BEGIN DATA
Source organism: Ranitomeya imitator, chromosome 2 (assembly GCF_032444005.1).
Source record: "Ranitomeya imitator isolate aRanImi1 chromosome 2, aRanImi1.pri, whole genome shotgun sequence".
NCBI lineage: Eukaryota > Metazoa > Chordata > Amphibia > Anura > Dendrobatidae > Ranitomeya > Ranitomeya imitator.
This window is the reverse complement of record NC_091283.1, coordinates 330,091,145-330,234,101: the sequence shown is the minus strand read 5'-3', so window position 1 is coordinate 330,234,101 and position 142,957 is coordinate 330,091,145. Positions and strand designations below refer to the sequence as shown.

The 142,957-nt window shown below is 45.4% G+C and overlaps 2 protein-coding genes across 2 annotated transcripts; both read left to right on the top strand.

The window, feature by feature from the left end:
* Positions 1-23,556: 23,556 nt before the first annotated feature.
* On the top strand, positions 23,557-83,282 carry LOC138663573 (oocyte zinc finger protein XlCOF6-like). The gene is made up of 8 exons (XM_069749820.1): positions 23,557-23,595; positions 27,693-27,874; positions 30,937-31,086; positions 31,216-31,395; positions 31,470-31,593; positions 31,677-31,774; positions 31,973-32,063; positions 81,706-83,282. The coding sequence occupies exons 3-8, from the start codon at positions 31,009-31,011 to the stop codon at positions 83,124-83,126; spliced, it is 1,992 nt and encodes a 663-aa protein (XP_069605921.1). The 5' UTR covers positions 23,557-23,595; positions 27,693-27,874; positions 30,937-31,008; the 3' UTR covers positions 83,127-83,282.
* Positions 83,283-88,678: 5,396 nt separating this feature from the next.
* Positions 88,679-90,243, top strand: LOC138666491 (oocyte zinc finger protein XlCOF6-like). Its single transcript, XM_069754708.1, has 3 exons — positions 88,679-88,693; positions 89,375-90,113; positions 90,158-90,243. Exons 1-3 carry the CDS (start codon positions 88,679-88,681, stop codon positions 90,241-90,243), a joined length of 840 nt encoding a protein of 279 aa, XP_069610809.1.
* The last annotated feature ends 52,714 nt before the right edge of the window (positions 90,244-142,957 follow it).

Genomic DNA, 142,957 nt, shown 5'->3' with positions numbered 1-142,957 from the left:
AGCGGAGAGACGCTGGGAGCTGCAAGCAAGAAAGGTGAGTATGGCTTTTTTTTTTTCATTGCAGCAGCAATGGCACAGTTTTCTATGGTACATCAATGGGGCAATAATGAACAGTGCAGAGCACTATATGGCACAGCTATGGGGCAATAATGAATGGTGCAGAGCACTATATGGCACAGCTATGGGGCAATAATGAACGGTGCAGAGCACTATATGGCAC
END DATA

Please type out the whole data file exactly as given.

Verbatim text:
Source organism: Ranitomeya imitator, chromosome 2 (assembly GCF_032444005.1).
Source record: "Ranitomeya imitator isolate aRanImi1 chromosome 2, aRanImi1.pri, whole genome shotgun sequence".
NCBI lineage: Eukaryota > Metazoa > Chordata > Amphibia > Anura > Dendrobatidae > Ranitomeya > Ranitomeya imitator.
This window is the reverse complement of record NC_091283.1, coordinates 330,091,145-330,234,101: the sequence shown is the minus strand read 5'-3', so window position 1 is coordinate 330,234,101 and position 142,957 is coordinate 330,091,145. Positions and strand designations below refer to the sequence as shown.

The 142,957-nt window shown below is 45.4% G+C and overlaps 2 protein-coding genes across 2 annotated transcripts; both read left to right on the top strand.

The window, feature by feature from the left end:
* Positions 1-23,556: 23,556 nt before the first annotated feature.
* On the top strand, positions 23,557-83,282 carry LOC138663573 (oocyte zinc finger protein XlCOF6-like). The gene is made up of 8 exons (XM_069749820.1): positions 23,557-23,595; positions 27,693-27,874; positions 30,937-31,086; positions 31,216-31,395; positions 31,470-31,593; positions 31,677-31,774; positions 31,973-32,063; positions 81,706-83,282. The coding sequence occupies exons 3-8, from the start codon at positions 31,009-31,011 to the stop codon at positions 83,124-83,126; spliced, it is 1,992 nt and encodes a 663-aa protein (XP_069605921.1). The 5' UTR covers positions 23,557-23,595; positions 27,693-27,874; positions 30,937-31,008; the 3' UTR covers positions 83,127-83,282.
* Positions 83,283-88,678: 5,396 nt separating this feature from the next.
* Positions 88,679-90,243, top strand: LOC138666491 (oocyte zinc finger protein XlCOF6-like). Its single transcript, XM_069754708.1, has 3 exons — positions 88,679-88,693; positions 89,375-90,113; positions 90,158-90,243. Exons 1-3 carry the CDS (start codon positions 88,679-88,681, stop codon positions 90,241-90,243), a joined length of 840 nt encoding a protein of 279 aa, XP_069610809.1.
* The last annotated feature ends 52,714 nt before the right edge of the window (positions 90,244-142,957 follow it).

Genomic DNA, 142,957 nt, shown 5'->3' with positions numbered 1-142,957 from the left:
AGCGGAGAGACGCTGGGAGCTGCAAGCAAGAAAGGTGAGTATGGCTTTTTTTTTTTCATTGCAGCAGCAATGGCACAGTTTTCTATGGTACATCAATGGGGCAATAATGAACAGTGCAGAGCACTATATGGCACAGCTATGGGGCAATAATGAATGGTGCAGAGCACTATATGGCACAGCTATGGGGCAATAATGAACGGTGCAGAGCACTATATGGCAC